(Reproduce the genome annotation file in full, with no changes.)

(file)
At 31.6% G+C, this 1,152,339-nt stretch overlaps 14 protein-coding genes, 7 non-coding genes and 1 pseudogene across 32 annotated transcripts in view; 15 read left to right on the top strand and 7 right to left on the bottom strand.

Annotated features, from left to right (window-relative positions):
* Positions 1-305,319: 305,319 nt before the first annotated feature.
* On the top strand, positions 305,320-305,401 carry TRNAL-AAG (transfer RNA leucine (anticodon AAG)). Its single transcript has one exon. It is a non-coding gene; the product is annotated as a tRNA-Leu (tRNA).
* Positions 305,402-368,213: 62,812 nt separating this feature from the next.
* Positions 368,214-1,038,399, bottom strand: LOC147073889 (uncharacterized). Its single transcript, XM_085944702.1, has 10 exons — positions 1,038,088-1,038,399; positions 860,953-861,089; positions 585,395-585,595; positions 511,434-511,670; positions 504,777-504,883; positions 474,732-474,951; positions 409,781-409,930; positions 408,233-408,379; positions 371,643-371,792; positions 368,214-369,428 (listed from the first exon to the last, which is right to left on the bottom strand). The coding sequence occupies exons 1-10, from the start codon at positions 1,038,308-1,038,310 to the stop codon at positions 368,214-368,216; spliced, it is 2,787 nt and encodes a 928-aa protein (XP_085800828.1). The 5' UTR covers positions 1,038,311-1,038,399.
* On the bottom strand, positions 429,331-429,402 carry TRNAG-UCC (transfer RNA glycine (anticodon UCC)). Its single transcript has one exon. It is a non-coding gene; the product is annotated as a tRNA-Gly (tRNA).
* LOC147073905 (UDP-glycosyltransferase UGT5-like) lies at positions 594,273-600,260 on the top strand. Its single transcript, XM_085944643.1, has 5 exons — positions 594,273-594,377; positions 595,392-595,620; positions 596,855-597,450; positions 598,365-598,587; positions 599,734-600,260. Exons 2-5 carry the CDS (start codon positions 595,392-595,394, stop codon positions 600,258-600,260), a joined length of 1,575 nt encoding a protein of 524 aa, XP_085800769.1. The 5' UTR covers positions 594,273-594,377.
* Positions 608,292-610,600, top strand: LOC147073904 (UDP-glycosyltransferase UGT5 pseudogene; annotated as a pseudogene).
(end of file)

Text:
At 31.6% G+C, this 1,152,339-nt stretch overlaps 14 protein-coding genes, 7 non-coding genes and 1 pseudogene across 32 annotated transcripts in view; 15 read left to right on the top strand and 7 right to left on the bottom strand.

Annotated features, from left to right (window-relative positions):
* Positions 1-305,319: 305,319 nt before the first annotated feature.
* On the top strand, positions 305,320-305,401 carry TRNAL-AAG (transfer RNA leucine (anticodon AAG)). Its single transcript has one exon. It is a non-coding gene; the product is annotated as a tRNA-Leu (tRNA).
* Positions 305,402-368,213: 62,812 nt separating this feature from the next.
* Positions 368,214-1,038,399, bottom strand: LOC147073889 (uncharacterized). Its single transcript, XM_085944702.1, has 10 exons — positions 1,038,088-1,038,399; positions 860,953-861,089; positions 585,395-585,595; positions 511,434-511,670; positions 504,777-504,883; positions 474,732-474,951; positions 409,781-409,930; positions 408,233-408,379; positions 371,643-371,792; positions 368,214-369,428 (listed from the first exon to the last, which is right to left on the bottom strand). The coding sequence occupies exons 1-10, from the start codon at positions 1,038,308-1,038,310 to the stop codon at positions 368,214-368,216; spliced, it is 2,787 nt and encodes a 928-aa protein (XP_085800828.1). The 5' UTR covers positions 1,038,311-1,038,399.
* On the bottom strand, positions 429,331-429,402 carry TRNAG-UCC (transfer RNA glycine (anticodon UCC)). Its single transcript has one exon. It is a non-coding gene; the product is annotated as a tRNA-Gly (tRNA).
* LOC147073905 (UDP-glycosyltransferase UGT5-like) lies at positions 594,273-600,260 on the top strand. Its single transcript, XM_085944643.1, has 5 exons — positions 594,273-594,377; positions 595,392-595,620; positions 596,855-597,450; positions 598,365-598,587; positions 599,734-600,260. Exons 2-5 carry the CDS (start codon positions 595,392-595,394, stop codon positions 600,258-600,260), a joined length of 1,575 nt encoding a protein of 524 aa, XP_085800769.1. The 5' UTR covers positions 594,273-594,377.
* Positions 608,292-610,600, top strand: LOC147073904 (UDP-glycosyltransferase UGT5 pseudogene; annotated as a pseudogene).